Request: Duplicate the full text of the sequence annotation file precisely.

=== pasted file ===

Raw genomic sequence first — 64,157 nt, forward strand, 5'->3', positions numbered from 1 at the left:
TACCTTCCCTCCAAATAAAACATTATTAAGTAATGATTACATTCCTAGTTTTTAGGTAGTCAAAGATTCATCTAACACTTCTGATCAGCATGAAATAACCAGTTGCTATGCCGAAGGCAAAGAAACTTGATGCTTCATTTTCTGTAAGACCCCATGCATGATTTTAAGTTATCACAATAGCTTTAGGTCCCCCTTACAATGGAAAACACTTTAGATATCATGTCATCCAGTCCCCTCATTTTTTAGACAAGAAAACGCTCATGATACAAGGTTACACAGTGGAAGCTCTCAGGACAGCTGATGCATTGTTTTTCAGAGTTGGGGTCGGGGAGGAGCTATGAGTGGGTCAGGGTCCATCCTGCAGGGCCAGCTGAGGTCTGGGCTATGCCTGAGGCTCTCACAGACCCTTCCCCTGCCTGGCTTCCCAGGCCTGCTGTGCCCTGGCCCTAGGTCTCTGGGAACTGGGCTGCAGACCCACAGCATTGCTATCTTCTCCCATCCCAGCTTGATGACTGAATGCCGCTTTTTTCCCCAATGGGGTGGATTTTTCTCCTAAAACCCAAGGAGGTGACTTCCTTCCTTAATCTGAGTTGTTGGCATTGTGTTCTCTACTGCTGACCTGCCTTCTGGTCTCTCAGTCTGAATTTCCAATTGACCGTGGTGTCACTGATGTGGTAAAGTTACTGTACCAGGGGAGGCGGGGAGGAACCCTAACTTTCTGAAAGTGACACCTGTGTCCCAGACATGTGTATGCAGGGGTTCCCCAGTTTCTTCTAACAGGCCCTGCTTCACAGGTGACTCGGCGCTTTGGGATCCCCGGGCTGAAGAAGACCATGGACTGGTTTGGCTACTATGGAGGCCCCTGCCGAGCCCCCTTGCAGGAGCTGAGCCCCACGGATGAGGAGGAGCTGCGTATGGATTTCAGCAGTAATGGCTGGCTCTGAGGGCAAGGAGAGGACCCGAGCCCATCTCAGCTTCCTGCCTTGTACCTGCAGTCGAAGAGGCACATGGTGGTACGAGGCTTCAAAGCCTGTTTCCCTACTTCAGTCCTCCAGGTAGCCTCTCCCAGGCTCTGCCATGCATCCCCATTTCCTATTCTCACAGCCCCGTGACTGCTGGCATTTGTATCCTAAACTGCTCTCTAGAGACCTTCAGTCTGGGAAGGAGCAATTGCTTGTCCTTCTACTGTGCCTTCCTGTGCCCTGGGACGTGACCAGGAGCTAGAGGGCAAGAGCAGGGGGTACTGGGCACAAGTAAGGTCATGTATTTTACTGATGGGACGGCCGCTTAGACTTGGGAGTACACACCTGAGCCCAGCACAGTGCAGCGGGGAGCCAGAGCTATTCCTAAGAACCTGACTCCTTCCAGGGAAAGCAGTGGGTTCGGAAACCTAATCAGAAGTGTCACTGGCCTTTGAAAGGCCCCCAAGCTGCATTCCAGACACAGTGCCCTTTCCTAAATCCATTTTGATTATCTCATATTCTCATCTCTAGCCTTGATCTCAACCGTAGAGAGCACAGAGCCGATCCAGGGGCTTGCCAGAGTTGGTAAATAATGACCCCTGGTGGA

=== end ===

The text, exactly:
Raw genomic sequence first — 64,157 nt, forward strand, 5'->3', positions numbered from 1 at the left:
TACCTTCCCTCCAAATAAAACATTATTAAGTAATGATTACATTCCTAGTTTTTAGGTAGTCAAAGATTCATCTAACACTTCTGATCAGCATGAAATAACCAGTTGCTATGCCGAAGGCAAAGAAACTTGATGCTTCATTTTCTGTAAGACCCCATGCATGATTTTAAGTTATCACAATAGCTTTAGGTCCCCCTTACAATGGAAAACACTTTAGATATCATGTCATCCAGTCCCCTCATTTTTTAGACAAGAAAACGCTCATGATACAAGGTTACACAGTGGAAGCTCTCAGGACAGCTGATGCATTGTTTTTCAGAGTTGGGGTCGGGGAGGAGCTATGAGTGGGTCAGGGTCCATCCTGCAGGGCCAGCTGAGGTCTGGGCTATGCCTGAGGCTCTCACAGACCCTTCCCCTGCCTGGCTTCCCAGGCCTGCTGTGCCCTGGCCCTAGGTCTCTGGGAACTGGGCTGCAGACCCACAGCATTGCTATCTTCTCCCATCCCAGCTTGATGACTGAATGCCGCTTTTTTCCCCAATGGGGTGGATTTTTCTCCTAAAACCCAAGGAGGTGACTTCCTTCCTTAATCTGAGTTGTTGGCATTGTGTTCTCTACTGCTGACCTGCCTTCTGGTCTCTCAGTCTGAATTTCCAATTGACCGTGGTGTCACTGATGTGGTAAAGTTACTGTACCAGGGGAGGCGGGGAGGAACCCTAACTTTCTGAAAGTGACACCTGTGTCCCAGACATGTGTATGCAGGGGTTCCCCAGTTTCTTCTAACAGGCCCTGCTTCACAGGTGACTCGGCGCTTTGGGATCCCCGGGCTGAAGAAGACCATGGACTGGTTTGGCTACTATGGAGGCCCCTGCCGAGCCCCCTTGCAGGAGCTGAGCCCCACGGATGAGGAGGAGCTGCGTATGGATTTCAGCAGTAATGGCTGGCTCTGAGGGCAAGGAGAGGACCCGAGCCCATCTCAGCTTCCTGCCTTGTACCTGCAGTCGAAGAGGCACATGGTGGTACGAGGCTTCAAAGCCTGTTTCCCTACTTCAGTCCTCCAGGTAGCCTCTCCCAGGCTCTGCCATGCATCCCCATTTCCTATTCTCACAGCCCCGTGACTGCTGGCATTTGTATCCTAAACTGCTCTCTAGAGACCTTCAGTCTGGGAAGGAGCAATTGCTTGTCCTTCTACTGTGCCTTCCTGTGCCCTGGGACGTGACCAGGAGCTAGAGGGCAAGAGCAGGGGGTACTGGGCACAAGTAAGGTCATGTATTTTACTGATGGGACGGCCGCTTAGACTTGGGAGTACACACCTGAGCCCAGCACAGTGCAGCGGGGAGCCAGAGCTATTCCTAAGAACCTGACTCCTTCCAGGGAAAGCAGTGGGTTCGGAAACCTAATCAGAAGTGTCACTGGCCTTTGAAAGGCCCCCAAGCTGCATTCCAGACACAGTGCCCTTTCCTAAATCCATTTTGATTATCTCATATTCTCATCTCTAGCCTTGATCTCAACCGTAGAGAGCACAGAGCCGATCCAGGGGCTTGCCAGAGTTGGTAAATAATGACCCCTGGTGGA